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Rearrange Kent International Airport

Itinerant oriental pork ant. Ran into proletarian kitten. Anoint potential errant irk. Better still, turn it into something more useful than an anagram...
One of the commonest uses for an old airport is as the foundations for a new airport. Understandably - if it's in the right place...

Recycling Manston Airport

Rearrange Kent International Airport

Itinerant oriental pork ant. Ran into proletarian kitten. Anoint potential errant irk. Better still, turn it into something more useful than an anagram…
One of the commonest uses for an old airport is as the foundations for a new airport. Understandable, really – if it’s in the right place, additional infrastructure grows up around an airport. The physical, economic, transport and communications facilities make the area particularly well suited as a location for a newer and/or bigger airport. Success breeds success. It becomes a self-reinforcing industrial ecosystem. Beyond a certain point, a kind of critical mass, it becomes a persistent and defining feature of its environment.
However, some airports just die. Being past their best-by date, or built too late, or in the wrong place, or for the wrong market, or some permutation of these and scores of other factors conspire to extinguish the last spark of commercial life. What then?
To be viable, even a small airport starts off with a sizable chunk of land, tarmac, buildings, infrastructure, transport links and lots of nice bright shiny lights. Which is pretty much what we have at Manston. It’s mighty runway is 2,752 metres long and 61 metres wide; there’s 20 hectares of land inside the perimeter fence, with a further 46 hectares available for development (1 hectare = 10,000 square metres).

My curiosity was piqued by news of a solar farm being built in Portugal – a large array of hefty panels generating megaWatts of juice, and coincidentally giving me up to date costings for large-scale renewable power production. Back-of-fag-packet maths says that one hectare plus £1million gets you enough hefty panels to produce about 0.2 megaWatts. That’s enough clean, renewable energy for about 150 homes, forever. Well, nearly forever.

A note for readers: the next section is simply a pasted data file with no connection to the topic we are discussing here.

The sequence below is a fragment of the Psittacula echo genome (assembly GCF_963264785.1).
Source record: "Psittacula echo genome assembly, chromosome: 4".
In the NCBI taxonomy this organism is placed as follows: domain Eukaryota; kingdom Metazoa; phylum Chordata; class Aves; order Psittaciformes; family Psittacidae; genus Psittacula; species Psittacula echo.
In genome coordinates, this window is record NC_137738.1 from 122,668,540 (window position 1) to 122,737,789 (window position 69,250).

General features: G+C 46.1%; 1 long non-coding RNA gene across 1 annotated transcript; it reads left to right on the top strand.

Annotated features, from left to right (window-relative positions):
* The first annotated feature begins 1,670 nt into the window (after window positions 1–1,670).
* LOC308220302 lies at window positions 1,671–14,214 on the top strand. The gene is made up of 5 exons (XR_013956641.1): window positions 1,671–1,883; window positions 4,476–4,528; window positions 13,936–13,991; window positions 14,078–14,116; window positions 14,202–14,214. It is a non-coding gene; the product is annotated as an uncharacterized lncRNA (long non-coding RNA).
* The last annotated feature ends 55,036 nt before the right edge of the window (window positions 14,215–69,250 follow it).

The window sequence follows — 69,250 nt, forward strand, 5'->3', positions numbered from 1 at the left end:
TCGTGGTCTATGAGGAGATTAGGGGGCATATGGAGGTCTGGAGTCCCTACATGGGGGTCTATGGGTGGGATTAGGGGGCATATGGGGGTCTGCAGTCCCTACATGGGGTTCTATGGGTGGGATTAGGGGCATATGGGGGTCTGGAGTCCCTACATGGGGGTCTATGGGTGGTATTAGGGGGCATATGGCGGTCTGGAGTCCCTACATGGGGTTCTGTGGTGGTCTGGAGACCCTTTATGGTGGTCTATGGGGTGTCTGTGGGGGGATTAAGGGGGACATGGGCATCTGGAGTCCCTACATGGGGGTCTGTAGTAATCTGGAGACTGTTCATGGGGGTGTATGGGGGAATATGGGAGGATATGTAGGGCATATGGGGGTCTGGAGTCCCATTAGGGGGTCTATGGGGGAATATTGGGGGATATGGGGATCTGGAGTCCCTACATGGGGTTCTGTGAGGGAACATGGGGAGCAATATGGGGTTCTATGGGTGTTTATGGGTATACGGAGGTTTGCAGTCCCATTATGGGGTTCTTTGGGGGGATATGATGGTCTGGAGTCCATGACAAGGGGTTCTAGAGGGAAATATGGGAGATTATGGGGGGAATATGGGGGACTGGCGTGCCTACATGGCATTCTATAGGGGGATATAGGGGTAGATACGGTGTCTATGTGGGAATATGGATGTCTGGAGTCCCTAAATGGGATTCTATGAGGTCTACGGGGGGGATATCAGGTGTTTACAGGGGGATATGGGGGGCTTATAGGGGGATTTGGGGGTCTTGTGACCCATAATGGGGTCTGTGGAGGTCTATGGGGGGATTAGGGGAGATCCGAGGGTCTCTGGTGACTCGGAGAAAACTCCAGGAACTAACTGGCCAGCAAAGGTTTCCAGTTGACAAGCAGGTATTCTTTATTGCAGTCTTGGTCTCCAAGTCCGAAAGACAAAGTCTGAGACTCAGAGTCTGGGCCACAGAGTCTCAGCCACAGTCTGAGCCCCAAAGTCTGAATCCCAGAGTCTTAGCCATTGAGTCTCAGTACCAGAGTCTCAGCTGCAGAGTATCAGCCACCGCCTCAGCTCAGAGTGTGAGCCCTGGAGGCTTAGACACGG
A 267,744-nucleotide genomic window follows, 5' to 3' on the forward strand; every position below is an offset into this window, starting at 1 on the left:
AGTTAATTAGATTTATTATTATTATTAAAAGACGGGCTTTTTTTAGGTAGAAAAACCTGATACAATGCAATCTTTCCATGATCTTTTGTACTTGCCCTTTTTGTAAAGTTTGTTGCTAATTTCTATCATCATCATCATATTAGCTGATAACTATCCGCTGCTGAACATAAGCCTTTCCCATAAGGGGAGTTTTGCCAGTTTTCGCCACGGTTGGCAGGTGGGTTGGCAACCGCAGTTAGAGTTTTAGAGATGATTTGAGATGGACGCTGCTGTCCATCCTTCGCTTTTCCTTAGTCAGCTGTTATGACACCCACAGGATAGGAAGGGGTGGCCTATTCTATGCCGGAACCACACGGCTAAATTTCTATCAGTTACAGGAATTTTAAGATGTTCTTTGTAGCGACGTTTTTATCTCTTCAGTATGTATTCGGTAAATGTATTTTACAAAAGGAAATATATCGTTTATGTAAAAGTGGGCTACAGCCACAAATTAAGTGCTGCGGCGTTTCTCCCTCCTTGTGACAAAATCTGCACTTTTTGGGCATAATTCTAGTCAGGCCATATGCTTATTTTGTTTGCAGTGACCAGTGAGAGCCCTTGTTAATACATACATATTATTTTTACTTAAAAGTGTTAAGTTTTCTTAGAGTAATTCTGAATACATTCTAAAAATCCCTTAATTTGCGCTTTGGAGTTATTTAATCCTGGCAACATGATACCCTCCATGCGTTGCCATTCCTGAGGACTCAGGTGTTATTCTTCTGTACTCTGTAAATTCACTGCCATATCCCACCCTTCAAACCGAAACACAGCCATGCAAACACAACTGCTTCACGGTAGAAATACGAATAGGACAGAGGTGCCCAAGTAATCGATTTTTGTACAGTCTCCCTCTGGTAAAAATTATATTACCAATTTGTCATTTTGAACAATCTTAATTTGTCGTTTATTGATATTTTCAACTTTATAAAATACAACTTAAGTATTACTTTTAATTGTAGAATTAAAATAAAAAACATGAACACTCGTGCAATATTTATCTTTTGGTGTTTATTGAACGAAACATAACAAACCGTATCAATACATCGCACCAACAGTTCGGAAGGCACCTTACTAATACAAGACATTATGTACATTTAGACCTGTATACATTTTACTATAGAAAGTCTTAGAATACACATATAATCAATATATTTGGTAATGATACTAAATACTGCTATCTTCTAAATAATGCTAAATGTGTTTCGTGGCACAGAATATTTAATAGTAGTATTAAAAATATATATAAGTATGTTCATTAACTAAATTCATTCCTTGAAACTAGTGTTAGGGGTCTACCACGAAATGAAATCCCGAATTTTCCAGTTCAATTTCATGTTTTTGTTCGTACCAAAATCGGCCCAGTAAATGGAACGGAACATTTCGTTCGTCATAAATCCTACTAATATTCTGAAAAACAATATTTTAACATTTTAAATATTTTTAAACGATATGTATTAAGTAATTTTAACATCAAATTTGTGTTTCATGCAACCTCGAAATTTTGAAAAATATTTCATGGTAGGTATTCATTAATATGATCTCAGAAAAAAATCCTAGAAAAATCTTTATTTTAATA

East Kent is one of the driest (i.e. least cloudy) parts of Britain, and Manston is flat and shadeless. It has the makings of a silent, low-rise, emission-free power station, easily meeting (and possibly exceeding) the needs of whatever development succeeds KIA.
A quick glance around the world reveals that recycling industrial sites is surprisingly popular and can be very successful. More on this another day. Brother Stephen from St. Opmanston’s Priority is praying for:
  • light industry at the western end, nearer the Manston business park
  • housing, and more housing, and then maybe some extra housing
  • a new swimming pool
  • Canterbury University Eco-wing
  • expanding the air museum.
It could be a divine opportunity for TDC to make advantage from adversity: a showcase development of sustainable green housing and recreation mixed with employment-intensive workshops, all running off its own power. What’s not to like?

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